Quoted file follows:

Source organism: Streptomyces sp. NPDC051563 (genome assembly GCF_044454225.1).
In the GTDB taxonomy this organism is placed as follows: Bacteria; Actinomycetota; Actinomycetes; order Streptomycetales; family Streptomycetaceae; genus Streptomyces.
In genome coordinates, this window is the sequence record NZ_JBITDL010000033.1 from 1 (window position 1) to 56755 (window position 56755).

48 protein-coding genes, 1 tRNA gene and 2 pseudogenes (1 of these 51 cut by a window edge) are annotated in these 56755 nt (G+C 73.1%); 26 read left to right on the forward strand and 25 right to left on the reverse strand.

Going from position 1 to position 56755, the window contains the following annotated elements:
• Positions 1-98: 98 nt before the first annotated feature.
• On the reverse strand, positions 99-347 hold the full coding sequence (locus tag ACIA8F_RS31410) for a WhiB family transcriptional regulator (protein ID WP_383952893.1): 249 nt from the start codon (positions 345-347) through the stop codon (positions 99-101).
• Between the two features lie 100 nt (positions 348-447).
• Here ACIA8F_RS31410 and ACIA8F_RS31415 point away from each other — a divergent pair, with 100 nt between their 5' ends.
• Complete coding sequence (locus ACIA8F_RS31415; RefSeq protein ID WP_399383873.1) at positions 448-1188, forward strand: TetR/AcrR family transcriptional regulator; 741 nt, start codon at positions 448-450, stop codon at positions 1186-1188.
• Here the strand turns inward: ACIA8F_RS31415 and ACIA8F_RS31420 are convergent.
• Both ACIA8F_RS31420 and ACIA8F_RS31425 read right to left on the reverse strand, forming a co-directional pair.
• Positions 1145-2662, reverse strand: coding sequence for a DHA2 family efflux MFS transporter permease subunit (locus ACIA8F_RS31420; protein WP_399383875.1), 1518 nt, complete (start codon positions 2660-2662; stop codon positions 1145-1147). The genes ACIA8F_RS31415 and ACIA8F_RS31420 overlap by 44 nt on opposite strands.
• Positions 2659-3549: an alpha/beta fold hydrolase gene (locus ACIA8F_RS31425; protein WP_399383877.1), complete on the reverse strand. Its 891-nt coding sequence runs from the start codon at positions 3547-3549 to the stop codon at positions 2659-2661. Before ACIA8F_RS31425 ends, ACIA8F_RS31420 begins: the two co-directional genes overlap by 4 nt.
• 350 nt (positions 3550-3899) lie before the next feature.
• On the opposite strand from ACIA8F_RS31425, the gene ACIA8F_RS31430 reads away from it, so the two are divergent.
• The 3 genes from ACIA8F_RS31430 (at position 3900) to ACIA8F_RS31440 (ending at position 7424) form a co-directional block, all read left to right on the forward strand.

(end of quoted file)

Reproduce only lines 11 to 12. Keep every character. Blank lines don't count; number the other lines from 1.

• Here the strand turns inward: ACIA8F_RS31415 and ACIA8F_RS31420 are convergent.
• Both ACIA8F_RS31420 and ACIA8F_RS31425 read right to left on the reverse strand, forming a co-directional pair.